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How to Ensure your Child Succeeds In Music – Step 1



Private Lessons and The Crucial Role of Teaching Music Students How to Practice


Learning to play music or sing with skill and conviction is thoroughly dependent on the quality of practice. Music lesson programs at Young Artists Conservatory of Music are based on four pillars: Private Lessons Ensemble Experiences, Classroom Theory and Musicianship and Frequent Performances. This article we will uncover an integral element of Part 1: Private Lessons and Practicing.


At YACM, private lessons for beginning and intermediate students are fundamentally aimed at developing the student’s ability to effectively practice at home. Without developing the skill to practice well, students can feel frustrated and even give up. But we are here to help young people never give up.


Let’s face it, doing something where you make mistakes or get confused isn’t fun and often isn’t very motivating; especially when you’re 8-years old. Why not? Well, research shows that people do things that make them feel good. But when we practice, we are forcing ourselves to do something that we don’t yet feel good about. A common example is when you hear your child, playing the beginning of the piece over and over, but never progressing to the new music in the middle part. Or when you hear your child play the pieces they’ve mastered in the past in lieu of practicing new material. These examples prove, your child enjoys playing piano and feeling good about it. AND, your very normal child who wants to be a musician, resists the struggle to learn new skills- they resist practicing.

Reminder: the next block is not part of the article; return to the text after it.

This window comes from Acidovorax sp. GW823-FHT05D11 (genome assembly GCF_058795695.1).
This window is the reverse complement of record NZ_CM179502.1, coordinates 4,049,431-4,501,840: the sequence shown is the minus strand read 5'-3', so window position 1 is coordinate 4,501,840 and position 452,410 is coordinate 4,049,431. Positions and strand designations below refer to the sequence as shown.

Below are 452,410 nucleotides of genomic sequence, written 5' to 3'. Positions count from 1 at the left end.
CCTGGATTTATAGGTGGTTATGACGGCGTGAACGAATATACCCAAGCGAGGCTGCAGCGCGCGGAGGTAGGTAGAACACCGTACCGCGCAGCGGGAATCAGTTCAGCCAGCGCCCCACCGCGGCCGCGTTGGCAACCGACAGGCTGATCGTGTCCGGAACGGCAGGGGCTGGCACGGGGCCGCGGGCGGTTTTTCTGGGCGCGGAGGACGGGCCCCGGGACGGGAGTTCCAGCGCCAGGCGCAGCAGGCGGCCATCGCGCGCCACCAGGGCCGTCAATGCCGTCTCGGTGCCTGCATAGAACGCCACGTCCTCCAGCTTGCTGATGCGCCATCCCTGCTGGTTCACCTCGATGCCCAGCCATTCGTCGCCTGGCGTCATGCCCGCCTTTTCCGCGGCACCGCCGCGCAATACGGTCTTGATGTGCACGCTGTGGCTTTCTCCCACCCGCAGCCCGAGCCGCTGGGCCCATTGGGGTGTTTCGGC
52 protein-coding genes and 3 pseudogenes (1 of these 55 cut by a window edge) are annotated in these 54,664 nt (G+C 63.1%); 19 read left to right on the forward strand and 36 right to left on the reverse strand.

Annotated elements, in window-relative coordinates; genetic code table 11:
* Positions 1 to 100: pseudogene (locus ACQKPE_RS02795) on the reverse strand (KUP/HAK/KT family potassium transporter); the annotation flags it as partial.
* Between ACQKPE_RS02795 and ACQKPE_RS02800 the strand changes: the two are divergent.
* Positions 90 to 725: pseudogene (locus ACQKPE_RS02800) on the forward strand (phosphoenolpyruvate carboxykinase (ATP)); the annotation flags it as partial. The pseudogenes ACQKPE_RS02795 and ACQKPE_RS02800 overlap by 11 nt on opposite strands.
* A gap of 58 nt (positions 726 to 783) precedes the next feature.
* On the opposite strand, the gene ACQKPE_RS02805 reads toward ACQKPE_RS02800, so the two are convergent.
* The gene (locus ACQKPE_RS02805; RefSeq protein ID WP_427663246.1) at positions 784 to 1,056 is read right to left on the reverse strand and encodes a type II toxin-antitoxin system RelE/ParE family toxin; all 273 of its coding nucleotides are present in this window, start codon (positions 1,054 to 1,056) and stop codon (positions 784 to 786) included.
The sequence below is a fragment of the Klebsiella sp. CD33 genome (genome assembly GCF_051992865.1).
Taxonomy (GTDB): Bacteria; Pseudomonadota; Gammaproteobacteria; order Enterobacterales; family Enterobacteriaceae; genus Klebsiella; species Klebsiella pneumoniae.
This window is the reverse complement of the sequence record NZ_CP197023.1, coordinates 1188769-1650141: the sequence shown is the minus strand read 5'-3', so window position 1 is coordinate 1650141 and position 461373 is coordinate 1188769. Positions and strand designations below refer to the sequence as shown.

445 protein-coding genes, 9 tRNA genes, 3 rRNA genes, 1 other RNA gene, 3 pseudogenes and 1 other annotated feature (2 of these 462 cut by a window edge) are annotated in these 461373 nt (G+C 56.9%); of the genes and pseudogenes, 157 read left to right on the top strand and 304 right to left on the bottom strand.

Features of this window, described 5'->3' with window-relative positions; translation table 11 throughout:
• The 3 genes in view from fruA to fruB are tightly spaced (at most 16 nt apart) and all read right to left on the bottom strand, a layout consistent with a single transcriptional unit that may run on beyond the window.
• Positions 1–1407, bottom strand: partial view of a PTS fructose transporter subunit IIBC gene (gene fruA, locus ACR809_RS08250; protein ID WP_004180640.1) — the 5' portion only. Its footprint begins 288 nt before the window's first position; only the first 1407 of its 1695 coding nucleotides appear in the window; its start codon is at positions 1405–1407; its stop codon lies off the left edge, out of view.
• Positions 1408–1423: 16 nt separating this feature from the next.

The good news is research also shows that when we face challenges and overcome obstacles, we not only gain new skills, but we also increase resilience and self-confidence. Children will resist practicing if they don’t know how to overcome the challenges, feel alone or anxious. YACM instructors are here to help. Our job is to give music students the process for facing difficulties so they can experience small successes that grow into larger successes each week. So they can never give up and become musicians.


Private lessons for beginners and intermediates not only teach new musical concepts and techniques, but most importantly teach “How” to practice at home. Telling a young student “How” to practice is a powerful difference from telling them “What” to practice. Good private lessons tell students “How” to achieve the “What”.


In this example of the difference between “What” and “How” you can see the importance of never leaving out the “How” and ensuring you’ve chosen an instructor who can communicate the important steps while empowering as self-determination.


Piano Student Example 1

What: Practice your scale of D major for next week’s lesson.

What: Don’t hesitate at the first half step.

What: Be able to play the scale with a metronome BPM of 96 = using quarter notes.


Piano Student: Example 2

What:

At your next lesson demonstrate a smooth an even scale of D major at your top accurate speed.


How 1:

Practice separate hands slowly for the first 2 days, until the half step crossing feels smooth and all the tones sound even.


How 2:

On day 3, practice hands together very slow using metronome of 60 bmp = 1 quarter note. If you make mistakes use a slower BPM.


How 3:

Once you master a tempo, turn up the metronome BPM little by little until your next lesson.


In the second example you can see how the student’s lesson goal is communicated in a way that gives them influence over how they perceive their success “at your top accurate speed”. This empowers the student, motivates self-determination, and contributes to a less anxious practice experience. Additionally, the “How” steps 1-3 are intuitive of the instructor’s understanding of what it will take to ensure the student experiences small successes while gaining necessary technique.


To understand the importance of a great private lesson, look for these three elements of empowering practice.

  1. Look for a private lesson instructor that empowers your child to practice by teaching them how to overcome challenges.

  2. Parents who attend private music lessons are more likely to know how to help during at home practice.

  3. Establish and celebrate large and small achievements. Feeling successful, self-determined, and confident are key to musicianship.


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